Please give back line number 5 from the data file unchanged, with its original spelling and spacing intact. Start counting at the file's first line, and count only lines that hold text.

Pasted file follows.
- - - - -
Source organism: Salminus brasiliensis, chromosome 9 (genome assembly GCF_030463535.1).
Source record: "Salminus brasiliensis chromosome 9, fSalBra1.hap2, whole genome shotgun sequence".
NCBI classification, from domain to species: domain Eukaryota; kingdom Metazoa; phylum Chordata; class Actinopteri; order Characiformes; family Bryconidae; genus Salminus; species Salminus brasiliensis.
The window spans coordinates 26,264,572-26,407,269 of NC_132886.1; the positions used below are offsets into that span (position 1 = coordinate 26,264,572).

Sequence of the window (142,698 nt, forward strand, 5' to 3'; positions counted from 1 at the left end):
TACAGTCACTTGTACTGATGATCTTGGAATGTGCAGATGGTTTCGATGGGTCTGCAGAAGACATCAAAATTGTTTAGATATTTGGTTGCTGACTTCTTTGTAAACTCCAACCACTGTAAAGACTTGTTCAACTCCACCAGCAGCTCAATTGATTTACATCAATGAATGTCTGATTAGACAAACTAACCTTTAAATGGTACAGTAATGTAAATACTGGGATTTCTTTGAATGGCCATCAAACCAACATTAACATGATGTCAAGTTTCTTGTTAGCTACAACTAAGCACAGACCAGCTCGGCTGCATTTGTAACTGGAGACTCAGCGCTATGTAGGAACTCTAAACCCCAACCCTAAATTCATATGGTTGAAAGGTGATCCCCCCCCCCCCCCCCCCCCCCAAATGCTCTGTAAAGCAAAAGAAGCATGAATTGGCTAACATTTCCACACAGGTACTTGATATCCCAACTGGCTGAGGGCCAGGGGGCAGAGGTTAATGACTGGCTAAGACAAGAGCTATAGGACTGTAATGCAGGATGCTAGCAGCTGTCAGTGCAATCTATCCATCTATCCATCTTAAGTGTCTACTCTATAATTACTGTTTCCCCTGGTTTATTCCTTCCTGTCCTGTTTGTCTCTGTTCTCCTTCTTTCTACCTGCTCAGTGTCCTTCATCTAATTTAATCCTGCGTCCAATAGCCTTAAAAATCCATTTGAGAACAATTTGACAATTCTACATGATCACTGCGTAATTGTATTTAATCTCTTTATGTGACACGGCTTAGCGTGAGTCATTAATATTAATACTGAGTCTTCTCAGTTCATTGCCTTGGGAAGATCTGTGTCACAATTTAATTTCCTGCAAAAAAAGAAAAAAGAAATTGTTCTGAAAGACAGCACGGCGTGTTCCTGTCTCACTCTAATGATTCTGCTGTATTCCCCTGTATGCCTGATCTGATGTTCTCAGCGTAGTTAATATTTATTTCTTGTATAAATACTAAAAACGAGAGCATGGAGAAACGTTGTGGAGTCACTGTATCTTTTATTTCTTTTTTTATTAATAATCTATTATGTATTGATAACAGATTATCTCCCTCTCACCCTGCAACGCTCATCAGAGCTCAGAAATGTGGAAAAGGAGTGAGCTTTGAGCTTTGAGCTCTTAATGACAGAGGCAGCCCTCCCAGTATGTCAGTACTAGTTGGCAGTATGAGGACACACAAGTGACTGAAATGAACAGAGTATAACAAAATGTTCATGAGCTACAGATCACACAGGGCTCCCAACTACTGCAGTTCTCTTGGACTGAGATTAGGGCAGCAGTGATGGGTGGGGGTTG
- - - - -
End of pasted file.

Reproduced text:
Sequence of the window (142,698 nt, forward strand, 5' to 3'; positions counted from 1 at the left end):